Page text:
Not ready to give up the real taste of tomatoes to the blandifying forces of industry, farmers like Stark started a revival: growing open pollinated tomatoes grown with flavor, not durability, as their chief priority. The tomatoes became so successful that larger farms started growing them en masse. And therein lies the problem: consumers put a lot of blind faith in heirlooms. But heirloom is not a guarantee of higher quality.
Like Stark said, "Most people who grow heirlooms are going to work on the quality, but a tomato is only as good as the soil it's grown in." If the soil's great and the farmer knows what they're doing, the tomato—heirloom and hybrid—will be too. But if an heirloom tomato is grown the same way any other supermarket tomato is grown—and many are—it'll taste just as bland and mealy.
Just as there are well-grown heirlooms, there are also plenty of well-grown hybrids. Farmers can and do produce hybrids with the same attention to detail and care for the land that's often only associated with heirlooms. "There are people out here in the country," Stark told me, "that say an heirloom still can't beat a beefsteak tomato."
Some consumers believe that heirlooms are only a crop of antiquity. "A lot of them are," Stark told me, "but some of them aren't," he added matter-of-factly, then went on to tell me about Tom Wagner and his Green Zebra, a variety that was only introduced 30 years ago.
"Most often, a family heirloom tomato has been hand selected for desirable traits for many decades," Carlsson said. "If you choose the healthiest, most flavorful fruits to save seeds from each year, those traits will be passed along to the next generation." Heirlooms are consistently produced with flavor in mind, but that doesn't mean that particular flavor is superior to a hybrid grown with care by a local farmer.
Why Are Heirlooms So Expensive?
"Hybrids are bred to withstand more handling and have thicker skin," wrote Ron Binaghi, a fifth-generation farmer at Stokes Farm, a 17-acre farm in New Jersey that's sold produce in New York City since the first Greenmarket there in 1976. "We do not throw out too many [hybrids] at all, and they produce more fruit per plant, so the economic benefits are obvious."
Because heirlooms are far less durable than hybrids, farmers see a significant amount of loss. From Binaghi's perspective, growing heirlooms seems a daunting task. "For every heirloom you pick," he said, "you throw out about three more." "Some [heirlooms] are tossed in the field," Binaghi said, "and others don't make it to market due to shifting in the box." But hybrids can survive for days after they're picked because they've been bred that way. Heirlooms suffer a shorter shelf life. And due to a varying degree of growth and maturity within the heirloom species, heirloom tomatoes are usually harvested by hand. The faster, more efficient mechanical techniques are too harsh for delicate heirlooms.
Bringing an heirloom from farm to table is more labor intensive and time consuming. Heirlooms need to be monitored with tighter scrutiny, which takes up more of the farmer's time. A farmer needs to be an expert on their crops, and the added knowledge taken into the field contributes to cost. Often that knowledge, like the heirloom itself, is passed down from generation to generation. Call it a legacy cost, "By growing and eating heirloom tomatoes," Carlsson says, "you are preserving the history behind the variety as well."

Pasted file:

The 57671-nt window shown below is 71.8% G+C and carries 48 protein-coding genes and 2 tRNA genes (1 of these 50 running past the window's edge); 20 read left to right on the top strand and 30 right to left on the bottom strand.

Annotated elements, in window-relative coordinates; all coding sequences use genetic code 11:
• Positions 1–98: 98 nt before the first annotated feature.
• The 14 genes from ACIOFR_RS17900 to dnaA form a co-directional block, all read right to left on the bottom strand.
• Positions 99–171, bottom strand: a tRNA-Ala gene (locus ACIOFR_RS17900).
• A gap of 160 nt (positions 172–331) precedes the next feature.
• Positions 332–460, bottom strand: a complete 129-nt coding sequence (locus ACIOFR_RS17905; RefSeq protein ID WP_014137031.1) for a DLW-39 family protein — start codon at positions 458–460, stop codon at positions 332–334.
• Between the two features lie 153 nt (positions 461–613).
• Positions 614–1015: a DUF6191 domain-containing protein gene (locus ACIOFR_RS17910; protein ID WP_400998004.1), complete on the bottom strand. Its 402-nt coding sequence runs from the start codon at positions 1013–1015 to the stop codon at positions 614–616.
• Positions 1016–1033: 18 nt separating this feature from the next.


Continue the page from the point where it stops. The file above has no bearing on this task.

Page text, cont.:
How to Pick the Perfect Heirloom
One of the biggest blows heirlooms suffer is the uninformed, handsy consumer. "They squeeze them," Binaghi wrote, "actually touch them to their nose and mouth to sniff and then put them down." I imagined his face was the color of a ripe beefsteak as he continued, "After every one is handled they start back at tomato number one and go again," he wrote. So what's the big deal? "We throw away about 75 pounds every market day due to this problem."
Binaghi says, "The best way to pick is to ask the grower to pick them for you. Tell them when you plan on eating them and what sizes are good," he added. "We know how to pick tomatoes and we know how to handle them."
A Growing Market
For farmers, too many variables make growing heirlooms commercially an unsafe bet. "It's a harder deal for farmers to sell heirlooms to big grocery chains," Stark says, "because it might be a week to get to the shelf, and that's too late for the heirloom."
Stark's Eckerton Hill Farm is a two-and-a-half hour drive from New York City. "We manage to sell all of our tomatoes within a day or two of picking them," Stark told me. He brings in hybrids too, but of the 40,000 tomatoes he estimates producing this year, only two or three thousand of those will be hybrids. Heirlooms have cast a shadow over hybrids, but a properly grown tomato in any shape or form is the best part of summer. And, this year, it's only just begun.
"I'm selling now more than I ever have," Stark said. "Every year, more and more people are interested in farmers markets, CSAs, and growing their own garden. If I didn't have a way of doing that, it wouldn't be worth it." The window went down and wind blew into his Bluetooth. "Nothing's worse than having a field of tomatoes you can't sell."